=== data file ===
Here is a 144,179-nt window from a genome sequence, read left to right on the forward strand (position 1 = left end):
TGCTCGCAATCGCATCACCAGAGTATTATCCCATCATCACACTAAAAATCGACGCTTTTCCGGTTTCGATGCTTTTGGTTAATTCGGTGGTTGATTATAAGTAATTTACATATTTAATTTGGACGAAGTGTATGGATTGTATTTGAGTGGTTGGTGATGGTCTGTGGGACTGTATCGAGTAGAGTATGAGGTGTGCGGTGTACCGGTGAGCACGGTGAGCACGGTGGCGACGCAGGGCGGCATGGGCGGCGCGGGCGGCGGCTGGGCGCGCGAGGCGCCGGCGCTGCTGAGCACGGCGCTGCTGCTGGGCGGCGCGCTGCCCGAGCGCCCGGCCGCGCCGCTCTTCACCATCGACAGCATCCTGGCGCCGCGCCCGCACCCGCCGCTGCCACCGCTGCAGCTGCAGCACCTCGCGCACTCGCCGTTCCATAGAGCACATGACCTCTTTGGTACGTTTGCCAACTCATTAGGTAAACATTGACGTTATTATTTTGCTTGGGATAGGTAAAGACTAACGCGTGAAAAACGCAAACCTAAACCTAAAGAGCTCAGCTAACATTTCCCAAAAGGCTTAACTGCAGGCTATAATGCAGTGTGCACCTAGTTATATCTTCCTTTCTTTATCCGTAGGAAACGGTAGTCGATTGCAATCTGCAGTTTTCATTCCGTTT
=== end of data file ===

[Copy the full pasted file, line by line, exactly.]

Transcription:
Here is a 144,179-nt window from a genome sequence, read left to right on the forward strand (position 1 = left end):
TGCTCGCAATCGCATCACCAGAGTATTATCCCATCATCACACTAAAAATCGACGCTTTTCCGGTTTCGATGCTTTTGGTTAATTCGGTGGTTGATTATAAGTAATTTACATATTTAATTTGGACGAAGTGTATGGATTGTATTTGAGTGGTTGGTGATGGTCTGTGGGACTGTATCGAGTAGAGTATGAGGTGTGCGGTGTACCGGTGAGCACGGTGAGCACGGTGGCGACGCAGGGCGGCATGGGCGGCGCGGGCGGCGGCTGGGCGCGCGAGGCGCCGGCGCTGCTGAGCACGGCGCTGCTGCTGGGCGGCGCGCTGCCCGAGCGCCCGGCCGCGCCGCTCTTCACCATCGACAGCATCCTGGCGCCGCGCCCGCACCCGCCGCTGCCACCGCTGCAGCTGCAGCACCTCGCGCACTCGCCGTTCCATAGAGCACATGACCTCTTTGGTACGTTTGCCAACTCATTAGGTAAACATTGACGTTATTATTTTGCTTGGGATAGGTAAAGACTAACGCGTGAAAAACGCAAACCTAAACCTAAAGAGCTCAGCTAACATTTCCCAAAAGGCTTAACTGCAGGCTATAATGCAGTGTGCACCTAGTTATATCTTCCTTTCTTTATCCGTAGGAAACGGTAGTCGATTGCAATCTGCAGTTTTCATTCCGTTT